Hitman 2 was nominated for Computer Gaming World's 2002 "Action Game of the Year" award, which ultimately went to Medal of Honor: Allied Assault. The editors wrote, "Hitman 2 is a huge improvement over the original, and it's one of the best games of last year in any genre."[16] GameSpot presented the game with its annual "Most Improved Sequel on PC" award. It was also nominated for GameSpot's "Best Music on PC", "Best Single-Player Action Game on PC", "Best Music on Xbox", "Best Sound on PlayStation 2", "Best Music on PlayStation 2" and "Best Action Adventure Game on Xbox" prizes.[17]


The game's release sparked controversy due to a level featuring the killing of Sikhs within a depiction of their most holy site, the Harmandir Sahib, where hundreds of Sikhs were massacred in 1984.[18] In response, the level was edited from the Microsoft Windows and GameCube versions of Silent Assassin, removing all Sikh-related references.[19][20]


  1. ^ Square Enix Europe published the Xbox 360 and PlayStation 3 versions.


  1. ^ "Hitman 2: Silent Assassin on Steam". Steam. Archived from the original on 26 June 2011. Retrieved 22 June 2011.
  2. ^ a b "Corporate Strategy Meeting" (PDF) (PDF). Square Enix. 22 April 2009. p. 16. Archived (PDF) from the original on 7 March 2012. Retrieved 3 July 2012.
  3. ^ Sarkar, Samit (28 January 2013). "Hitman: HD Trilogy trailer revisits the series' hits". Polygon.
  4. ^ a b Smith, Rob (December 2001). "Hitman 2". PC Gamer. 8 (12): 28. ISSN 1080-4471. OCLC 31776112.
  5. ^ a b "Hitman 2: Silent Assassin for GameCube Reviews". Metacritic. Retrieved 13 April 2013.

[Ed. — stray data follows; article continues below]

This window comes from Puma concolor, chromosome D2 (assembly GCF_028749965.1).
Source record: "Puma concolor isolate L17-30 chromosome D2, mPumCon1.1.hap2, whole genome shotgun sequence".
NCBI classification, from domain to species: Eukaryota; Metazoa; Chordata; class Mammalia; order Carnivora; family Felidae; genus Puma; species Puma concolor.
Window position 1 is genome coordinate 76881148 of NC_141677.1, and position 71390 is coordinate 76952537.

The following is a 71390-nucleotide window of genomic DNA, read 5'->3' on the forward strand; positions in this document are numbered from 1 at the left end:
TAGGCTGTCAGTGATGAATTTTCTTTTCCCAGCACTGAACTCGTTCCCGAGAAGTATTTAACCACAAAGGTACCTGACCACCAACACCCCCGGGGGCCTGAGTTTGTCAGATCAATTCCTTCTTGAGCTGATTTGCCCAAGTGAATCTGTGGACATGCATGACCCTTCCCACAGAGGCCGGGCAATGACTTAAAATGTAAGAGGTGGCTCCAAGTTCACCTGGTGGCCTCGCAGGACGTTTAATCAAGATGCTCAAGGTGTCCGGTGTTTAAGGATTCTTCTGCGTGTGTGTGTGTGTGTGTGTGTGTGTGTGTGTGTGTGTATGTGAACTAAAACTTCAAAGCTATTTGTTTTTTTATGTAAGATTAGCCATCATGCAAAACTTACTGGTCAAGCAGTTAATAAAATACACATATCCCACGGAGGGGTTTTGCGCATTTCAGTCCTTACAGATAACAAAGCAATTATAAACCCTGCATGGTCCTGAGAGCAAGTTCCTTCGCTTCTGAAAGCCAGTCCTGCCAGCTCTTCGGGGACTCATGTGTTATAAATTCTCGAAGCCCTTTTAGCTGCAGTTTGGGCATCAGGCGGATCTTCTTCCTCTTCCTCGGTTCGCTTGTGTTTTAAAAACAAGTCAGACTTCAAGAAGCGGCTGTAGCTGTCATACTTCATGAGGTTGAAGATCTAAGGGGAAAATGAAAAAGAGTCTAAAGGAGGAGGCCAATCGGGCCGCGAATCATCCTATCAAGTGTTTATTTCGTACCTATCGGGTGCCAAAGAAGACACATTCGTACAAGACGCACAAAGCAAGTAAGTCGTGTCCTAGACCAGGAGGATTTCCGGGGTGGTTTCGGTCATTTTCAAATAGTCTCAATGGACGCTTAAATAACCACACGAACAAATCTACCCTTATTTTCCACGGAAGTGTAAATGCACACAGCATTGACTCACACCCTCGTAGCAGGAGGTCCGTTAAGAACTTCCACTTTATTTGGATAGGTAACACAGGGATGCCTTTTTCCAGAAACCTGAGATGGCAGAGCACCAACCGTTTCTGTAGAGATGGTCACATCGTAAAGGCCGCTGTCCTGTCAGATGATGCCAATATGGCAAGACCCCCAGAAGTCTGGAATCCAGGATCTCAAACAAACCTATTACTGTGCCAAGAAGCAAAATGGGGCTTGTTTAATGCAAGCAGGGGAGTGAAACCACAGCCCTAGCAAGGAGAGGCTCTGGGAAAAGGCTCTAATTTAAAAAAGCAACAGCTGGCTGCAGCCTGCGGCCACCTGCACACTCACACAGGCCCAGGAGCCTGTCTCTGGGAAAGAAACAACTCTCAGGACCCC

6. ^ a b "Hitman 2: Silent Assassin for PC Reviews". Metacritic. Retrieved 13 April 2013.
  7. ^ a b "Hitman 2: Silent Assassin for PlayStation 2 Reviews". Metacritic. Retrieved 13 April 2013.
  8. ^ a b "Hitman 2: Silent Assassin for Xbox Reviews". Metacritic. Retrieved 13 April 2013.
  9. ^ a b "Hitman 2: Silent Assassin". Electronic Gaming Monthly. 1 August – 3 September 2003. Archived from the original on 14 January 2004. Retrieved 10 April 2010.
  10. ^ a b Kasavin, Greg (8 October 2002). "Hitman 2: Silent Assassin review". GameSpot. Retrieved 15 April 2009.
  11. ^ "Letters". Electronic Gaming Monthly. November 2003. p. 24.
  12. ^ Campbell, Colin; Keiser, Joe (July 29, 2006). "The Top 100 Games of the 21st Century". Next Generation. Archived from the original on October 28, 2007.
  13. ^ "ELSPA Sales Awards: Silver". Entertainment and Leisure Software Publishers Association. Archived from the original on February 21, 2009.
  14. ^ a b Caoili, Eric (November 26, 2008). "ELSPA: Wii Fit, Mario Kart Reach Diamond Status In UK". Gamasutra. Archived from the original on September 18, 2017.
  15. ^ "ELSPA Sales Awards: Platinum". Entertainment and Leisure Software Publishers Association. Archived from the original on May 15, 2009.
  16. ^ Staff (April 2003). "Computer Gaming World's 2002 Games of the Year". Computer Gaming World. No. 225. pp. 83–86, 88, 89, 92–97.
  17. ^ GameSpot Staff (December 30, 2002). "GameSpot's Best and Worst of 2002". GameSpot. Archived from the original on February 7, 2003.
  18. ^ "Young Sikhs force changes to Hitman 2". CBBC. 21 November 2002. Archived from the original on 8 February 2008. Retrieved 28 January 2008.
  19. ^ Cundy, Matt (August 4, 2007). "Racist! A look at games accused of bigotry". GamesRadar+. Future US. p. 2. Retrieved September 5, 2020.
  20. ^ gamesindustry.biz. "Eidos settles Hitman Sikh dispute". www.theregister.com. Retrieved 2021-09-06.